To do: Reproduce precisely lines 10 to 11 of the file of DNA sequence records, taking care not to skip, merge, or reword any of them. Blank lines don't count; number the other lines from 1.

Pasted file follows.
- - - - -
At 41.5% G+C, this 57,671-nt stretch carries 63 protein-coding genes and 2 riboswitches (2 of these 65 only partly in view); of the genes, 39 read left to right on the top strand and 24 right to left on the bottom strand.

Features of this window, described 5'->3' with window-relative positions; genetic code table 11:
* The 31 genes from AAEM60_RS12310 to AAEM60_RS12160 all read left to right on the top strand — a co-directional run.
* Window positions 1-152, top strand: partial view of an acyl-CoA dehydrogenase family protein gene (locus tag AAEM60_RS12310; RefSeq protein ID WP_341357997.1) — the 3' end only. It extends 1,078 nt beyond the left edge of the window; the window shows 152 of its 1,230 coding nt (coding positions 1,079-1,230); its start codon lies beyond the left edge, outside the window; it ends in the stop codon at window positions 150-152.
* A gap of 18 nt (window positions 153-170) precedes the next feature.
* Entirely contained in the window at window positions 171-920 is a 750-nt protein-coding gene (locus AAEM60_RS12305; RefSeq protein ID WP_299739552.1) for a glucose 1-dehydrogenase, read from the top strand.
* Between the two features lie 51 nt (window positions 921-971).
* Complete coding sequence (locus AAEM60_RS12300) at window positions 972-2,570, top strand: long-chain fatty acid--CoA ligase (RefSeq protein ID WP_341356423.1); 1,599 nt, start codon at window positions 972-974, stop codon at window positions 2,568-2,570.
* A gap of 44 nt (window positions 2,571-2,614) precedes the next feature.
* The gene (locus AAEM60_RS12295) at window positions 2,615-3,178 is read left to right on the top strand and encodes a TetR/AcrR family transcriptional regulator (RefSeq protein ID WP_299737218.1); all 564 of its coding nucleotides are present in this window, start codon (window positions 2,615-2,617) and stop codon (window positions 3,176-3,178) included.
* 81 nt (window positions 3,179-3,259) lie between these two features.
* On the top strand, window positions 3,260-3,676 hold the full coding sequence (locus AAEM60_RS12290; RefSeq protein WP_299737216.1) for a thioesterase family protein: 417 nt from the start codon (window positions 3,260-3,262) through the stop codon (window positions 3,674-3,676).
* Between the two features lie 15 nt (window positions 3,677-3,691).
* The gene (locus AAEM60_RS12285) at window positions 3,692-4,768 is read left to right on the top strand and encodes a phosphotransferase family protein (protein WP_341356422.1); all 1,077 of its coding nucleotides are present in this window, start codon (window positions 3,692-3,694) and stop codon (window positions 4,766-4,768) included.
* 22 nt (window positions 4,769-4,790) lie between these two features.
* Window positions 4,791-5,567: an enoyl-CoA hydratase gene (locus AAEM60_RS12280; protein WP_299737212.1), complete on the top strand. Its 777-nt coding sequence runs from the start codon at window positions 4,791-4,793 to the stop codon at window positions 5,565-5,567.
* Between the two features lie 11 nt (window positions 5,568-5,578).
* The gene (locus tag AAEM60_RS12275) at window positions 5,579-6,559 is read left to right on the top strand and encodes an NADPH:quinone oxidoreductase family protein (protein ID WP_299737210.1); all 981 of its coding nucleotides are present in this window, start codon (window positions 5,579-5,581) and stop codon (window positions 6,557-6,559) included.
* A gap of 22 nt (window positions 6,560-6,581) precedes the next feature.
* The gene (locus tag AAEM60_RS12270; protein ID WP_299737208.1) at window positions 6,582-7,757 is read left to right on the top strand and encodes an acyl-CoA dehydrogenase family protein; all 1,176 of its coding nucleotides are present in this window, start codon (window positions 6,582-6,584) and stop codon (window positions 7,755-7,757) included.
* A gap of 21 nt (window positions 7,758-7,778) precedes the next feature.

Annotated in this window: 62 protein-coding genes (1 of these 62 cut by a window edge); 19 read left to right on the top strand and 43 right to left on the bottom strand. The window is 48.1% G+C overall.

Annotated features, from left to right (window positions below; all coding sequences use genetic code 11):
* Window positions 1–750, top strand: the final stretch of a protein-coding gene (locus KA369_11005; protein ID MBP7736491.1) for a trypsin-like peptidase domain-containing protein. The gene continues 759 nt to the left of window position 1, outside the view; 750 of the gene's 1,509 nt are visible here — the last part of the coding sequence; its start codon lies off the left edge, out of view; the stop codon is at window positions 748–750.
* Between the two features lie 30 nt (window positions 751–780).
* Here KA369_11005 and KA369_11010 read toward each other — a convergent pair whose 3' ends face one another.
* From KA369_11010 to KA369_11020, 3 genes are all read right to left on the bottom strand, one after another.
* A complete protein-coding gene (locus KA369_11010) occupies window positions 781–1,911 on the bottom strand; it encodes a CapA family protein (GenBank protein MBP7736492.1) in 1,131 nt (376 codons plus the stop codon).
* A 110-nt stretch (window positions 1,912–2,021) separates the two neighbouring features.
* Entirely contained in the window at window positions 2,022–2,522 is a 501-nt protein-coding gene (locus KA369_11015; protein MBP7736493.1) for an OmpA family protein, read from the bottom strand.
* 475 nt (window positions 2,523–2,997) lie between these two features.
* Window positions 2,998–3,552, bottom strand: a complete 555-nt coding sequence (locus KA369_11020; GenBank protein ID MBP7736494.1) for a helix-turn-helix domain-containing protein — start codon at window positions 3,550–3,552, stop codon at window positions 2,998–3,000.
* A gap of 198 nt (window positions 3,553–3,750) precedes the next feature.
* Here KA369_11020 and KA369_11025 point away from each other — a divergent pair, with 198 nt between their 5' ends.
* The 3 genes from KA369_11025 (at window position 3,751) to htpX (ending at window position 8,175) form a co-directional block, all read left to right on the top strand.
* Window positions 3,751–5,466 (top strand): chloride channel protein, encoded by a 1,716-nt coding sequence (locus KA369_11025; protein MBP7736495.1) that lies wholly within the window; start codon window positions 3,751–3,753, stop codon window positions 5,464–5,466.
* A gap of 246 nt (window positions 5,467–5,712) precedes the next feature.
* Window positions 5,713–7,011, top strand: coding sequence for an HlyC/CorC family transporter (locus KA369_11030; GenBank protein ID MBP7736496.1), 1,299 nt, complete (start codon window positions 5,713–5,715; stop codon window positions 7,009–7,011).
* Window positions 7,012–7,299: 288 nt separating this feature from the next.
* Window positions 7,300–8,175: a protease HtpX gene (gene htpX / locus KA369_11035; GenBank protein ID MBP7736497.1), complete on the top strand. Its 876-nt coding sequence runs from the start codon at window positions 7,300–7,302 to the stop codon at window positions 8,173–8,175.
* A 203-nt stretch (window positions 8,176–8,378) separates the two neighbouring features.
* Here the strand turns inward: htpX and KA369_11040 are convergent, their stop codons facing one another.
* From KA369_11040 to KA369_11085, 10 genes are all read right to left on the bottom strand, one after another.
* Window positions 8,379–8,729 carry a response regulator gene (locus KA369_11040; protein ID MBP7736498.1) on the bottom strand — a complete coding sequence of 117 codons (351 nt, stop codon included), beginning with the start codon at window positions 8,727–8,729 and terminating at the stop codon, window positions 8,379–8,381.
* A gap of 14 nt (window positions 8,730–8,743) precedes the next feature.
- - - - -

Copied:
* The gene (locus AAEM60_RS12295) at window positions 2,615-3,178 is read left to right on the top strand and encodes a TetR/AcrR family transcriptional regulator (RefSeq protein ID WP_299737218.1); all 564 of its coding nucleotides are present in this window, start codon (window positions 2,615-2,617) and stop codon (window positions 3,176-3,178) included.
* 81 nt (window positions 3,179-3,259) lie between these two features.